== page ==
Dall-E Mini, the AI-powered text-to-image generator has taken over the internet. With its ability to render nearly anything your meme-loving heart desires, anyone can make their dreams come true.
DALL-E 2, a portmanteau of Salvador Dali, the surrealist and Wall-E, the Pixar robot, was created by OpenAI and is not widely available; it creates far cleaner imagery and was recently used to launch Cosmpolitan’s first AI-generated cover. The art world has been one of the first industries to truly embrace AI.
The open-sourced miniature version is what’s responsible for the memes. Programmer Boris Dayma wants to make AI more accessible; he built the Dall-E Mini program as part of a competition held by Google and an AI community called Hugging Face.
And with great technology, comes great memes. Typing a short phrase into Dall-E Mini will manifest 9 different amalgamations, theoretically shaping into reality the strange images you’ve conjured. Its popularity leads to too much traffic, often resulting in an error that can be fixed by refreshing the page or trying again later.
If you want to be a part of the creation of AI-powered engines, it all starts with code. CodeAcademy explains that Dall-E Mini is a seq2seq model, “typically used in natural language processing (NLP) for things like translation and conversational modeling.” CodeAcademy’s Text Generation course will teach you how to utilize seq2seq, but they also offer opportunities to learn 14+ coding languages at your own pace.
You can choose the Machine Learning Specialist career path if you want to become a Data Scientist who develops these types of programs, but you can also choose courses by language, subject (what is cybersecurity?) or even skill - build a website with HTML, CSS, and more.
CodeAcademy offers many classes for free as well as a free trial; it’s an invaluable resource for giving people of all experience levels the fundamentals they need to build the world they want to see.
As for Dall-E Mini, while some have opted to create beauty, most have opted for memes. Here are some of the internet’s favorites:
no fuck every other dall-e image ive made this one is the best yet pic.twitter.com/iuFNm4UTUM
— bri (@takoyamas) June 10, 2022
There’s no looking back now, not once you’ve seen Pugachu; artificial intelligence is here to stay.
June 3, 1972 – Sally Jan Priesand is the first woman to be ordained as a rabbi in the U.S.A., (the first in the world being Regina Jones in 1935, who died in Auschwitz in 1944), breaking with thousands of years of patriarchal tradition in the Jewish faith.
June 4, 1989 – Troops in China fire on unarmed pro-reform protesters in Tiananmen Square. The People's Army used tanks, machine-guns, clubs and tear gas on their own citizens. The Chinese government claimed that only 300 people were killed, but estimates point to over 3,000. After the massacre, over 1,600 demonstrators were arrested and jailed. 27 were executed.
June 5, 1968 – Robert F. Kennedy is assassinated while leaving the Hotel Ambassador in Los Angeles following a celebration for his victory in the California presidential primary.
June 6, 1872 – Susan B. Anthony is arrested, tried and fined $100 (which she does not pay) for attempting to vote in a presidential election in Rochester, NY. It would take 88 more years for Congress to ratify the 19th Amendment, granting women this fundamental right.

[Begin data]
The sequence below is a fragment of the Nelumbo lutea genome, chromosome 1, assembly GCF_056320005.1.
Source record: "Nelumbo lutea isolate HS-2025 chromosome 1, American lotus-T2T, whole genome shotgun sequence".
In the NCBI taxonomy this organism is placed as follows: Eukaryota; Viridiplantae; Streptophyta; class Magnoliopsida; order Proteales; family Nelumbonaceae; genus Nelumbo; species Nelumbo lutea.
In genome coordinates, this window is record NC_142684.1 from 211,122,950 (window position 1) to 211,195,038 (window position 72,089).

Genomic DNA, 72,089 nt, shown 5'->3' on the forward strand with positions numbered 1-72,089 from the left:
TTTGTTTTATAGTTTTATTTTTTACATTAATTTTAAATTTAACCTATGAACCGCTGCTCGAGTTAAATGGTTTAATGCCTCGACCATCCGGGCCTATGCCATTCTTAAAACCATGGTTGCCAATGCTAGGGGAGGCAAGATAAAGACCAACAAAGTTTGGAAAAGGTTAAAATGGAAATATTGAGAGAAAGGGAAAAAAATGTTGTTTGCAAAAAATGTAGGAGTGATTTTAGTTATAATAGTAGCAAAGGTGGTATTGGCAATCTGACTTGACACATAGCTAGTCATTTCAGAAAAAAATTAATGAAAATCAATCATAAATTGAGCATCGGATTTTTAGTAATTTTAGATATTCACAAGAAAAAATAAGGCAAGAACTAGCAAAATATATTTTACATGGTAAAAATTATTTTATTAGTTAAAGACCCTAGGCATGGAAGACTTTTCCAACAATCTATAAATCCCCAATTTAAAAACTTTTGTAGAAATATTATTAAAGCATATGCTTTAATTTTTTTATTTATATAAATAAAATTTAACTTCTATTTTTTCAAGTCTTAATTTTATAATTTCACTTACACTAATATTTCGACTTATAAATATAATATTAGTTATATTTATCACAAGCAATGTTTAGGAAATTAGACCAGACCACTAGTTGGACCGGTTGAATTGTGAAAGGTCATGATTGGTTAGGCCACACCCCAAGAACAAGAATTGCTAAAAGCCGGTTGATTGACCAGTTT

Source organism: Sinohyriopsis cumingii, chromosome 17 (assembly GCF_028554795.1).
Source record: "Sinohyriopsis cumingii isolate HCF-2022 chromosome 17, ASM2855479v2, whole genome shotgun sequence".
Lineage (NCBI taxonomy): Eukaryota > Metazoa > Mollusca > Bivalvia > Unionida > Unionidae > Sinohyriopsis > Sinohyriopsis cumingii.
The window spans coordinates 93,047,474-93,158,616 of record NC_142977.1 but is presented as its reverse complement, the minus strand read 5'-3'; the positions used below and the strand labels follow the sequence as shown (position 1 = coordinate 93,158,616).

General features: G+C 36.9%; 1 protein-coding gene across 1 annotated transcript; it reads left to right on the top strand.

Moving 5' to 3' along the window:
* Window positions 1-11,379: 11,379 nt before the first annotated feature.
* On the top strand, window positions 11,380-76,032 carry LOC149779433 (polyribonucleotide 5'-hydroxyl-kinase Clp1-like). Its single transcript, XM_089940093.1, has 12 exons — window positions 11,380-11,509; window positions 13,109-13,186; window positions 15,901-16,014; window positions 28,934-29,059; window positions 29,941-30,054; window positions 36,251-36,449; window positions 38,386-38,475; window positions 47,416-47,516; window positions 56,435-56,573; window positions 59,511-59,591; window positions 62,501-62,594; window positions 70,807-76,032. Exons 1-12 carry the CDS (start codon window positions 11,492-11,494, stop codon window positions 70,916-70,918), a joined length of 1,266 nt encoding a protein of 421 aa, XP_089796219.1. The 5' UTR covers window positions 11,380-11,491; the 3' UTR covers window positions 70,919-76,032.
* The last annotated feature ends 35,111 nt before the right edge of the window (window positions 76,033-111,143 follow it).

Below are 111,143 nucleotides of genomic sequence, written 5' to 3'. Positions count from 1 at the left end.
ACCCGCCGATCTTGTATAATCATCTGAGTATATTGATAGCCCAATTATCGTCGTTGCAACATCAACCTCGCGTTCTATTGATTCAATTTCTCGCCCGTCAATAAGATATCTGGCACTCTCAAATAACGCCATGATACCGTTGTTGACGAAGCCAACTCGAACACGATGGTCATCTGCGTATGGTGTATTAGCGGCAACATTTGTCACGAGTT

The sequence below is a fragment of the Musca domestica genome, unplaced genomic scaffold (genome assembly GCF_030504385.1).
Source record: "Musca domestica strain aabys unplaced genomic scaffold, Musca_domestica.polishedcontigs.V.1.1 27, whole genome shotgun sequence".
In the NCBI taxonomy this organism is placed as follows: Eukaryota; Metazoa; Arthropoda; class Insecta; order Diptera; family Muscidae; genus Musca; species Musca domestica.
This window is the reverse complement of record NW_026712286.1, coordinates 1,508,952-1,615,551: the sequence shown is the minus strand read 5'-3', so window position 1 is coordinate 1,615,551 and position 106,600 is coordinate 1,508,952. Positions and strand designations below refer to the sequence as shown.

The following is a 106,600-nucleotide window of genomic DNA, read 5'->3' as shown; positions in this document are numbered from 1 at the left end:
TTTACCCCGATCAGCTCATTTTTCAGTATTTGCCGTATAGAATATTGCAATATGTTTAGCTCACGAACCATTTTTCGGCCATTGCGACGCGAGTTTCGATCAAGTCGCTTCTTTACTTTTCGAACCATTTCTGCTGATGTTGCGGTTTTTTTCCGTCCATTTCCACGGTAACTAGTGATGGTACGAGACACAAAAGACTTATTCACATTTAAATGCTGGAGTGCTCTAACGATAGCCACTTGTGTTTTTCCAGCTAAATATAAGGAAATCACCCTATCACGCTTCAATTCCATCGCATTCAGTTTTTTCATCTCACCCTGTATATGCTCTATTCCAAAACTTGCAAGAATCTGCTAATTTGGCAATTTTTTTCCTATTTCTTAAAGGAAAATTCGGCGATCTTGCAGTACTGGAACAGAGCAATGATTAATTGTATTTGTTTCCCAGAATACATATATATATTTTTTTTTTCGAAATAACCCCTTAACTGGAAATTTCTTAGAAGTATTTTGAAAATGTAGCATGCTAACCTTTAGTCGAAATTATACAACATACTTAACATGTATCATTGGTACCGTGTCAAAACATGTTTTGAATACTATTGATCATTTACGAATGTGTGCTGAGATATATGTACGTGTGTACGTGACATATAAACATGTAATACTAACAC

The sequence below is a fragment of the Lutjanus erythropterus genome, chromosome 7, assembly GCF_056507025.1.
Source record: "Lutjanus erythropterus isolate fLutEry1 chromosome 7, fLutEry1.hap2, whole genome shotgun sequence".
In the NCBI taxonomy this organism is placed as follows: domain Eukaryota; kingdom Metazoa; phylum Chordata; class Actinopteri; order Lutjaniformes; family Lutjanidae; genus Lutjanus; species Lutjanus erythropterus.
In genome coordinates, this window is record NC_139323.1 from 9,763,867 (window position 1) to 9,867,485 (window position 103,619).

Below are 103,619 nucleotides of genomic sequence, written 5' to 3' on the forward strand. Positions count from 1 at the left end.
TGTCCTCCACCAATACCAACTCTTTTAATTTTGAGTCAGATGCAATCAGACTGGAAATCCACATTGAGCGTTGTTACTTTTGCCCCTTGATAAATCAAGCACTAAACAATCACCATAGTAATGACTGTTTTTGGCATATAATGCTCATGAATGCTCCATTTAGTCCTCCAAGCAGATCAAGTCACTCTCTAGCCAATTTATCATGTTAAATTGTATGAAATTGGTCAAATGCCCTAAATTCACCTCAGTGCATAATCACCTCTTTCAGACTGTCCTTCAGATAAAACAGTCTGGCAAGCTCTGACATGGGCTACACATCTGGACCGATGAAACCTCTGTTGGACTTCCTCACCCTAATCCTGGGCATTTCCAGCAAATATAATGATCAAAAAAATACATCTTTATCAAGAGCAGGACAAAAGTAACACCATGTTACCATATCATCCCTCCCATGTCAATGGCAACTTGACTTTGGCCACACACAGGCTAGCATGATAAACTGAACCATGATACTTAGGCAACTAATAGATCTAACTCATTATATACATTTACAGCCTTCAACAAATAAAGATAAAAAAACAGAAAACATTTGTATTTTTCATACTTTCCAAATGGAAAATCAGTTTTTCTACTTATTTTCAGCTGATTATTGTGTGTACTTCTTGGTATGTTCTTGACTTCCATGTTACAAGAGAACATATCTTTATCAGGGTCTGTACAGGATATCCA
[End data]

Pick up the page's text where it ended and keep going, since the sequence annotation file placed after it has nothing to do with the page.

June 6, 1944 – The largest amphibious landing in history began as Allied forces landed in Normandy, France --- otherwise known as D-Day. By the end of the day, 150,000 soldiers had landed, with 15,000 wounded or killed.
June 7, 1965 – Citing privacy "zones" guaranteed by the First, Third, Fourth and Ninth Amendments, the US Supreme Court strikes down a Connecticut statute which criminalized counseling and other medical treatment to married couples for the purpose of preventing conception. This established a new constitutional right; the right to privacy in marital relations, including freedom from government intrusion into matters surrounding birth control.
June 12, 1898 – The Philippines declare their independence from Spain, only to be invaded and occupied by US forces. The Philippines remains a US colony until after WWII.
June 12, 1963 – Medgar Evers is assassinated in Jackson, Mississippi. The Civil Rights leader had been working to integrate schools and register black voters in the South.
June 13, 1971 – The Pentagon Papers, secret documents that revealed the US strategy in the Vietnam War, are published by The New York Times.
June 13, 1966 – The Supreme Court finds in favor of Miranda in Miranda v. Arizona, guaranteeing that accused people must be told of their rights before being questioned by the police. These rights include the right to remain silent, the right to know that anything said can be used against that person in a court, and the right to have an attorney present during any questioning. These rights are known as the "Miranda Rights."
June 15, 1215 – King John signs the Magna Carta, guaranteeing his subjects basic rights, which become the foundation of all democracies that follow.
June 17, 1972 – Five men are arrested at the National Democratic Headquarters in the Watergate complex in Washington, D.C. An investigation follows which eventually implicates President Nixon and his administration in illegal activities and an extensive cover-up. A House Judiciary Committee adopts three articles of impeachment against the president in July 1974, and in August of that same year, Richard M. Nixon becomes the first US President to resign.
June 28, 1914 – Archduke Ferdinand, The Crown Prince of Austria, and his wife are assassinated in Sarajevo which leads to the outbreak of WWI. Five years later, with over nine million combatants and seven million civilians dead, the war formally ended with the signing of The Treaty of Versailles. The League of Nations was then formed to prevent such a horrible event from taking place again. It failed, and Europe plunged into economic depression which laid fertile ground for nationalism and, eventually, the outbreak of WWII.
June 30, 1971 – A debate over lowering the voting age from 21 to 18, which began in WWII and increased during the Vietnam War, centered on the argument that young men conscripted to fight and die for their country should not be denied the right to vote. This debate concludes on June 30, 1971, with the enactment of the 26th Amendment, which grants all American citizens 18 years or older this fundamental right.
Movements that seek progressive social reform tend to be led by young people.